LITTLE ROCK – Arkansas children are more likely to receive preventive dental care, immunizations and mental health services than they were just seven years ago, according to a comprehensive report released today by a unique partnership of health care providers, state agencies and other organizations concerned about children's well-being.
At the same time, the state's youth need better access to medical care, more nutritious meals and consistent health education, the report notes.
The findings are published in the fourth edition of Natural Wonders: The State of Children's Health in Arkansas, a survey that examines the health needs of Arkansas kids. The publication also provides an update on efforts to address the biggest risks faced by the state's children, including obesity, infant mortality and traumatic injury.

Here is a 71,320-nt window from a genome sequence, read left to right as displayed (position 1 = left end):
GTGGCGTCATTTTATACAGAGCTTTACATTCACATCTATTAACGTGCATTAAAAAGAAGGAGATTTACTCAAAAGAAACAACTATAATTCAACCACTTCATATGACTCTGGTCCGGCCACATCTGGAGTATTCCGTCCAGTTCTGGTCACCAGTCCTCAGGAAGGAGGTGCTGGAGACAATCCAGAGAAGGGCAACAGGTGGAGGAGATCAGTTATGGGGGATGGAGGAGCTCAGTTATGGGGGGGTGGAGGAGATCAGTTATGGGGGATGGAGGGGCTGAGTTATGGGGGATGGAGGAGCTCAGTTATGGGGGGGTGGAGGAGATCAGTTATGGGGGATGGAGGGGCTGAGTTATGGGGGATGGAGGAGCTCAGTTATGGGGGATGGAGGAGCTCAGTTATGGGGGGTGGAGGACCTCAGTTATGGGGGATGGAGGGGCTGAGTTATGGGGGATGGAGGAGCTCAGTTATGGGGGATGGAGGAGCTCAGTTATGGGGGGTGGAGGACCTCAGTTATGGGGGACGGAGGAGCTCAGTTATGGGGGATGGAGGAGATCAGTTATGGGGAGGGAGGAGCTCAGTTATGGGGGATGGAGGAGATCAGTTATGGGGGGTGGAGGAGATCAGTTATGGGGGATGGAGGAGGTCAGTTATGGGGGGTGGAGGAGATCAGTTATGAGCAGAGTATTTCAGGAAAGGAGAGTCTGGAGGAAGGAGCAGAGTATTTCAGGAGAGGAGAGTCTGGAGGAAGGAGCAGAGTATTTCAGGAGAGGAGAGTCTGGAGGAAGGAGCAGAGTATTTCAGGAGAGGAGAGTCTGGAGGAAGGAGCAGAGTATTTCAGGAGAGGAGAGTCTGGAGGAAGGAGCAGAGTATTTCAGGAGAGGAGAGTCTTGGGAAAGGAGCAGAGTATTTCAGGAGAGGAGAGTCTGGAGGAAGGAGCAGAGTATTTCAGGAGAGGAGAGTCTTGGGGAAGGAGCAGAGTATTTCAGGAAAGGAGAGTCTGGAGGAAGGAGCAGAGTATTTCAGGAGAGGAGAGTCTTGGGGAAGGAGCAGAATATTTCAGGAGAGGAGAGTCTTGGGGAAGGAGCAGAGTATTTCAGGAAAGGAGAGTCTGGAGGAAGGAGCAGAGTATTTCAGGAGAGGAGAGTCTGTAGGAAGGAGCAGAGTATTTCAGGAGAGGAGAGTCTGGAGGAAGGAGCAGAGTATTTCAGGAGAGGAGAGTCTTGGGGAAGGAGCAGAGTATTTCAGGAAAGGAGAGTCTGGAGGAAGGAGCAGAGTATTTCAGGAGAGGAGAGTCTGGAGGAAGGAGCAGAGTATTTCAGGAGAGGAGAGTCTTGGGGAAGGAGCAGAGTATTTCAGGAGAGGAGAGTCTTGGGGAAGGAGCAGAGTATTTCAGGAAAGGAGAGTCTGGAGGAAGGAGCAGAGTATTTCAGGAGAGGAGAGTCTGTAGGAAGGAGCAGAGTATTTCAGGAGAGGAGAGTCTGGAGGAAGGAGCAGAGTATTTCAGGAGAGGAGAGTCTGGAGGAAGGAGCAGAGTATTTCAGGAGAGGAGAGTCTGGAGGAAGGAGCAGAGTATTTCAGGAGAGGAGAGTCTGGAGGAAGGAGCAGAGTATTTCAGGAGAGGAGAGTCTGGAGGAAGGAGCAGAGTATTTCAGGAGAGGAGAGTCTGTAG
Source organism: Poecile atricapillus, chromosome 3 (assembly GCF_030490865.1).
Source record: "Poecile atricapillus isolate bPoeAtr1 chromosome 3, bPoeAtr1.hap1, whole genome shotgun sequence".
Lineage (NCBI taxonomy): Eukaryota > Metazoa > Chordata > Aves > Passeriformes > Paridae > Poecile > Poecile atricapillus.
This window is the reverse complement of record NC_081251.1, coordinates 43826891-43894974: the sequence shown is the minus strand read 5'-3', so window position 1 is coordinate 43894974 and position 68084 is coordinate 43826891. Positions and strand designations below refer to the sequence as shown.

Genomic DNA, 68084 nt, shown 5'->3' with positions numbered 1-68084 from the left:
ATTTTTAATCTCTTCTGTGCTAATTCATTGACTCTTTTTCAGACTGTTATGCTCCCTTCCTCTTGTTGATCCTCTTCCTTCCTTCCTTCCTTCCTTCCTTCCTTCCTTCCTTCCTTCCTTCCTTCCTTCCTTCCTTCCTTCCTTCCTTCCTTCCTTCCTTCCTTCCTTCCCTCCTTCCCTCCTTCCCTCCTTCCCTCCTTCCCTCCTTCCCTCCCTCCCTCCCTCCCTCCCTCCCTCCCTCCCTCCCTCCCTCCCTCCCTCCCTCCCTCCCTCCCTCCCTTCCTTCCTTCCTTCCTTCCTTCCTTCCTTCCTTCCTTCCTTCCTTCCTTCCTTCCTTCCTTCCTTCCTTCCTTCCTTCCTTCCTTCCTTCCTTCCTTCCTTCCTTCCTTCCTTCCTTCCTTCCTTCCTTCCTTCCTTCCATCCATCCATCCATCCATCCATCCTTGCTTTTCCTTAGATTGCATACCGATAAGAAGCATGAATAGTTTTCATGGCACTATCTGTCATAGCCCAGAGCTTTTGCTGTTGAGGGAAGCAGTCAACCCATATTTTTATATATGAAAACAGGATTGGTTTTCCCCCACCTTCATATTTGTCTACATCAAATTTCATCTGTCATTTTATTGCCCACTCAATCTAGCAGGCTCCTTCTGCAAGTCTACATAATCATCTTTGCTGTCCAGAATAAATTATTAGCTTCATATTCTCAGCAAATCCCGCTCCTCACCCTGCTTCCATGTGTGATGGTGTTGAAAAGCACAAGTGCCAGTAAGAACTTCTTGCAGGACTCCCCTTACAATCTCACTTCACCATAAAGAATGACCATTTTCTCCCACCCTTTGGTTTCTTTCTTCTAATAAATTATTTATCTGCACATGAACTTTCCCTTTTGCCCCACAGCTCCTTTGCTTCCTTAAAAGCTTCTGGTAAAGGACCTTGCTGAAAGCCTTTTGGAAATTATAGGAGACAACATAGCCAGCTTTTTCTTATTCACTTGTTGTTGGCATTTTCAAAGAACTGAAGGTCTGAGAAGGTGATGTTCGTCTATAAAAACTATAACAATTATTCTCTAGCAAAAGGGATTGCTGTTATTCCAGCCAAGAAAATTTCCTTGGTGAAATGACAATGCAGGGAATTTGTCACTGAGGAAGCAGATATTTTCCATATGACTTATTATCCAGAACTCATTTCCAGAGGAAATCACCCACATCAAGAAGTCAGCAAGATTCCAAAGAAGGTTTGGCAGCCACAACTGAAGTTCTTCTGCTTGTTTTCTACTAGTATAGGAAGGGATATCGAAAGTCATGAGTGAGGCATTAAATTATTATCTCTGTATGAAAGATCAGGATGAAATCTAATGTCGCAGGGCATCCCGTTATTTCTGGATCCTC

The report offers strategies for improving children's health based on data collection and analysis. In addition, Natural Wonders aims to deter preventable illnesses and injuries through promoting health literary.
The first Natural Wonders report identified nine areas of emphasis for addressing the health needs of Arkansas children. Selected based on the results of interviews, focus groups and dataset analysis, these themes include:
Prenatal care, infant mortality and teen pregnancy
Tuesday, July 29 2014 10:35 AM EDT2014-07-29 14:35:49 GMT
Nine 5:00 a.m. clubs, one city, two city directors on a mission to see what they’re all about. Little Rock’s board of directors has been mulling over closing bars with permits to operate until 5:00 a.m. at 2:00 a.m. citywide.More >>
Nine 5:00 a.m. clubs, one city, two city directors on a mission to see what they’re all about. Little Rock’s board of directors has been mulling over closing bars with permits to operate until 5:00 a.m. at 2:00 a.m. citywide. More >>